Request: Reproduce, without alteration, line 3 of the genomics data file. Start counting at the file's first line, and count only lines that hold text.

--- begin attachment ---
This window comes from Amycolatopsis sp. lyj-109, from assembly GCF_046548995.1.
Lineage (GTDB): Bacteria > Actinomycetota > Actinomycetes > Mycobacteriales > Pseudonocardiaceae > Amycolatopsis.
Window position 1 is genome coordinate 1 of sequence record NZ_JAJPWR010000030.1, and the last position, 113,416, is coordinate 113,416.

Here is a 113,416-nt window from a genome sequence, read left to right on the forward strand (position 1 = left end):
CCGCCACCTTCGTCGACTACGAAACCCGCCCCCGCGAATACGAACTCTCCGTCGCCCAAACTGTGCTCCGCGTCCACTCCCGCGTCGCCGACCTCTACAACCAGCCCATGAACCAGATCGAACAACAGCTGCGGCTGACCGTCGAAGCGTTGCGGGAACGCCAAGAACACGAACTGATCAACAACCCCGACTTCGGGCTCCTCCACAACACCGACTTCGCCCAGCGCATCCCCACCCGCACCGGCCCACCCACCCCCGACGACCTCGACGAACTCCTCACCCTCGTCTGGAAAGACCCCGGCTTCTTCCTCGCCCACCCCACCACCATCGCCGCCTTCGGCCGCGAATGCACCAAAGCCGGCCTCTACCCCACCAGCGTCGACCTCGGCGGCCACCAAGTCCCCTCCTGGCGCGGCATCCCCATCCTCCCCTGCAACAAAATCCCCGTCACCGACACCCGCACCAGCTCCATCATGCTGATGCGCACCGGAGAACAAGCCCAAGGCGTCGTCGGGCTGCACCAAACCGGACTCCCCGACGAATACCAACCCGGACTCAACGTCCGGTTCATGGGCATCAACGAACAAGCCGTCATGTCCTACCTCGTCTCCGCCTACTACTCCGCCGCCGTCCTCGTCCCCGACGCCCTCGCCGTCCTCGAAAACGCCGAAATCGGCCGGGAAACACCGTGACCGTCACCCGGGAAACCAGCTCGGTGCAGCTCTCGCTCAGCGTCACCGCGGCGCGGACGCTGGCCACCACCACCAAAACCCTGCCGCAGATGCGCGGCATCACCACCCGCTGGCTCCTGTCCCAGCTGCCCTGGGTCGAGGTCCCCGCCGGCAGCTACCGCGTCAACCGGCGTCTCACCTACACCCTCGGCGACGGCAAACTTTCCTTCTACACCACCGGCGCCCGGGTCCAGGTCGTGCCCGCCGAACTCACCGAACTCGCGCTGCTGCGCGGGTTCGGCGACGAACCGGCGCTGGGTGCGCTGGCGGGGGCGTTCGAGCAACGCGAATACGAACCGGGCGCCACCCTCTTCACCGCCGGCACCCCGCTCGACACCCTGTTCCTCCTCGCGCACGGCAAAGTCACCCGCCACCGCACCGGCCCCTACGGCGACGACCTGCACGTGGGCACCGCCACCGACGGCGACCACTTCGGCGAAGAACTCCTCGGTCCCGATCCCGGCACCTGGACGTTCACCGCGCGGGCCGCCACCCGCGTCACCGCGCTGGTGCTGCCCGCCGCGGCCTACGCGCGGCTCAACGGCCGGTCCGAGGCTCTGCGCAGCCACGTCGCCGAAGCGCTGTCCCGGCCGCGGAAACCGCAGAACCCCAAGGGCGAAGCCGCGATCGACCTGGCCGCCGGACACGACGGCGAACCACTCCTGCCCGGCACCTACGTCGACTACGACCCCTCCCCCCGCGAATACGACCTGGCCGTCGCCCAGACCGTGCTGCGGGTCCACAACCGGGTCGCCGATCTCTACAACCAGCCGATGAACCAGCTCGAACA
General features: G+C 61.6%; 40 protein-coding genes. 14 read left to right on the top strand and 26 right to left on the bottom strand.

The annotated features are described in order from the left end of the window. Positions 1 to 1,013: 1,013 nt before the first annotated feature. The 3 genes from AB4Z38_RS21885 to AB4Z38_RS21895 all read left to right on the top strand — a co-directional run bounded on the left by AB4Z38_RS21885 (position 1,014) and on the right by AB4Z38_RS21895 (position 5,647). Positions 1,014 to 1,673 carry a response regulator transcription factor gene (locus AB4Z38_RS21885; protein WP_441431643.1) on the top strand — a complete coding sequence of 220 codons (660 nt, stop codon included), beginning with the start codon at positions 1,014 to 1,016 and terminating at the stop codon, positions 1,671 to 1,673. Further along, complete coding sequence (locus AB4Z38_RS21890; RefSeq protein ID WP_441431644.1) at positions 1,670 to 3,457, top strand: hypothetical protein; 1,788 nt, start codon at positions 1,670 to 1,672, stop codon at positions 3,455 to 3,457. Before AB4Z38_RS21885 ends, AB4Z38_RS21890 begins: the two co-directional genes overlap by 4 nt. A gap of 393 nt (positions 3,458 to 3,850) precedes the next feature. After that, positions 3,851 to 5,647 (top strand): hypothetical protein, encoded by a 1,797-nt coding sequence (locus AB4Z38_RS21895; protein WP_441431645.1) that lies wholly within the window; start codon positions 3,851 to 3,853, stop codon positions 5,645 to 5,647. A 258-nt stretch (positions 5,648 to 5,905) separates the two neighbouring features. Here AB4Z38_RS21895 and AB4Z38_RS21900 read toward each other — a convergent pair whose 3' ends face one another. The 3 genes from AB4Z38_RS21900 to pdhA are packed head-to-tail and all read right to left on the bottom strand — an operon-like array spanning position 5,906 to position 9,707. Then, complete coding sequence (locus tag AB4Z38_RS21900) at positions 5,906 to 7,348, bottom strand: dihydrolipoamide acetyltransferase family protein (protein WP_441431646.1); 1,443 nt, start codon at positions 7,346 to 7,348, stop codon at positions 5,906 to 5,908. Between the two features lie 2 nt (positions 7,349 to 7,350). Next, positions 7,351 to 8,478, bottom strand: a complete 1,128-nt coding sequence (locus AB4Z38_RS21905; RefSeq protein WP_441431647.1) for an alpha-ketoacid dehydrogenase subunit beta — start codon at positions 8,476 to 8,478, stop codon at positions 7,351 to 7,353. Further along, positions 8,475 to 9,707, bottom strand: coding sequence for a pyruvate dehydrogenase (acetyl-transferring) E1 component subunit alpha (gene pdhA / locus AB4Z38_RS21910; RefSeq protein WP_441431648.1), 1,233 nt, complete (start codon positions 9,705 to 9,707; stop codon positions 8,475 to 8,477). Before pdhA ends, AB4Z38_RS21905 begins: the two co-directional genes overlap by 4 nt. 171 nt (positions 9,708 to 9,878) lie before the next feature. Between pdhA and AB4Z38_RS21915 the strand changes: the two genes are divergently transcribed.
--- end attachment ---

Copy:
Window position 1 is genome coordinate 1 of sequence record NZ_JAJPWR010000030.1, and the last position, 113,416, is coordinate 113,416.